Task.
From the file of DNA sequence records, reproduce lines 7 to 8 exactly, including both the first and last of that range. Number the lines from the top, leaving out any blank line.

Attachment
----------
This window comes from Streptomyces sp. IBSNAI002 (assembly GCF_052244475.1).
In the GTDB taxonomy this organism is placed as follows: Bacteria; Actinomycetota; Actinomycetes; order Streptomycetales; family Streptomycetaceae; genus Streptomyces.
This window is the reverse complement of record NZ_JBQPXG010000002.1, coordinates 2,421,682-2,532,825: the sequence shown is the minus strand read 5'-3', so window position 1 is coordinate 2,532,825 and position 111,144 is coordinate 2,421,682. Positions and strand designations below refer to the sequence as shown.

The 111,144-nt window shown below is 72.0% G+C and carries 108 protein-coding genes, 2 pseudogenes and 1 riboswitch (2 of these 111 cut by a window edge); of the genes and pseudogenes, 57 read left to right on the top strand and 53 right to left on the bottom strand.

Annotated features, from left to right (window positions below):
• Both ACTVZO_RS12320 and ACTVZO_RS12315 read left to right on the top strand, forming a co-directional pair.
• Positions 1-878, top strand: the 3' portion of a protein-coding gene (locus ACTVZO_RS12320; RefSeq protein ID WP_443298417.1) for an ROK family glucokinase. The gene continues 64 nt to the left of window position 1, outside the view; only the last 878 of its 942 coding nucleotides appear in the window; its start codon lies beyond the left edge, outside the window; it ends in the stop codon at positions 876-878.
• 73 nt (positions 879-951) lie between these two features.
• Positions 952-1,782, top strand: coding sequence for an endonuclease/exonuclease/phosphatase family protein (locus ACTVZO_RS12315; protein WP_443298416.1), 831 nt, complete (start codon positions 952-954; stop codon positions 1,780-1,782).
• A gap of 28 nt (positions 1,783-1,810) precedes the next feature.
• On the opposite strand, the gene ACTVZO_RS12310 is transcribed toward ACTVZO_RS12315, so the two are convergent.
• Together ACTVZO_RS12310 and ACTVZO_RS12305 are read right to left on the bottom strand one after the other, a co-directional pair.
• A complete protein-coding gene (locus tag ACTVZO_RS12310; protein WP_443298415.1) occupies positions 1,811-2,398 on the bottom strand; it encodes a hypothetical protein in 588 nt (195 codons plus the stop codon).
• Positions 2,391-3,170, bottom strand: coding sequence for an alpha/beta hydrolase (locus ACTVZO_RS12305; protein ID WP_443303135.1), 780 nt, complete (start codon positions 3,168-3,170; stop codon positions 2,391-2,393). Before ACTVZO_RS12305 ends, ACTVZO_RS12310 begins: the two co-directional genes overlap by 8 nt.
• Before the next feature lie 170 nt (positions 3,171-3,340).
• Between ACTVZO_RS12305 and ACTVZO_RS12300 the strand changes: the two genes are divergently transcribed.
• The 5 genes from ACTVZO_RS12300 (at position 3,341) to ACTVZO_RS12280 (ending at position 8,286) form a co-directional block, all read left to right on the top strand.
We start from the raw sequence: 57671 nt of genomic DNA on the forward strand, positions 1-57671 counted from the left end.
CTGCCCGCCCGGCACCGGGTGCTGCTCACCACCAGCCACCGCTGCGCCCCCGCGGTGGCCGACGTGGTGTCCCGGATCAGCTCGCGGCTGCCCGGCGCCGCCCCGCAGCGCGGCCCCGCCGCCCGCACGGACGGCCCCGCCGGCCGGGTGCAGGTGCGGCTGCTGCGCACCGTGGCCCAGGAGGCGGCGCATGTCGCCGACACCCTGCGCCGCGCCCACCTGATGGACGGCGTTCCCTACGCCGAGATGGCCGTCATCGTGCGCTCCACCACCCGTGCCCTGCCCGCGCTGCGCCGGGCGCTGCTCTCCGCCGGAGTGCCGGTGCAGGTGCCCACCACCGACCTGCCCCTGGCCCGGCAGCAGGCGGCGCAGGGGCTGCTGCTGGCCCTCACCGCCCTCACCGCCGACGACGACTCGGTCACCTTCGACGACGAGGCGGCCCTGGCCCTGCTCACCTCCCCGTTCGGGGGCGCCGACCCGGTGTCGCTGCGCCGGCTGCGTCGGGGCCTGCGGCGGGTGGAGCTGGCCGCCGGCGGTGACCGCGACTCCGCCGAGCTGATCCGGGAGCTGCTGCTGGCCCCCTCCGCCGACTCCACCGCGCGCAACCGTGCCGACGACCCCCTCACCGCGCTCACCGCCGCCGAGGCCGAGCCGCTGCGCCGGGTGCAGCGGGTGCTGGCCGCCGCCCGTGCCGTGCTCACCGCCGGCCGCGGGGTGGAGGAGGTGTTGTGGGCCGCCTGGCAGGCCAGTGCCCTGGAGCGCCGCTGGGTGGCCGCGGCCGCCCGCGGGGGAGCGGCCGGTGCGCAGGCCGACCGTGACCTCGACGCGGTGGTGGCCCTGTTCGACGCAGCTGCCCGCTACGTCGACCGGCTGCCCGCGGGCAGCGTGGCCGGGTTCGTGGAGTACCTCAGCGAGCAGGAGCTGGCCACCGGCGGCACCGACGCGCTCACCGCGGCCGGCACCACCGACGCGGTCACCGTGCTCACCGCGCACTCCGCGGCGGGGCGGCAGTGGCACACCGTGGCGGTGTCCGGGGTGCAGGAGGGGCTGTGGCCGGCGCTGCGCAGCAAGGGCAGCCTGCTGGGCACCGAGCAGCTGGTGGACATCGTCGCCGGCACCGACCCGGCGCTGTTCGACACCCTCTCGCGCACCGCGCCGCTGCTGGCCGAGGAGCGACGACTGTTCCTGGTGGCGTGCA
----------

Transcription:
• Positions 1-878, top strand: the 3' portion of a protein-coding gene (locus ACTVZO_RS12320; RefSeq protein ID WP_443298417.1) for an ROK family glucokinase. The gene continues 64 nt to the left of window position 1, outside the view; only the last 878 of its 942 coding nucleotides appear in the window; its start codon lies beyond the left edge, outside the window; it ends in the stop codon at positions 876-878.
• 73 nt (positions 879-951) lie between these two features.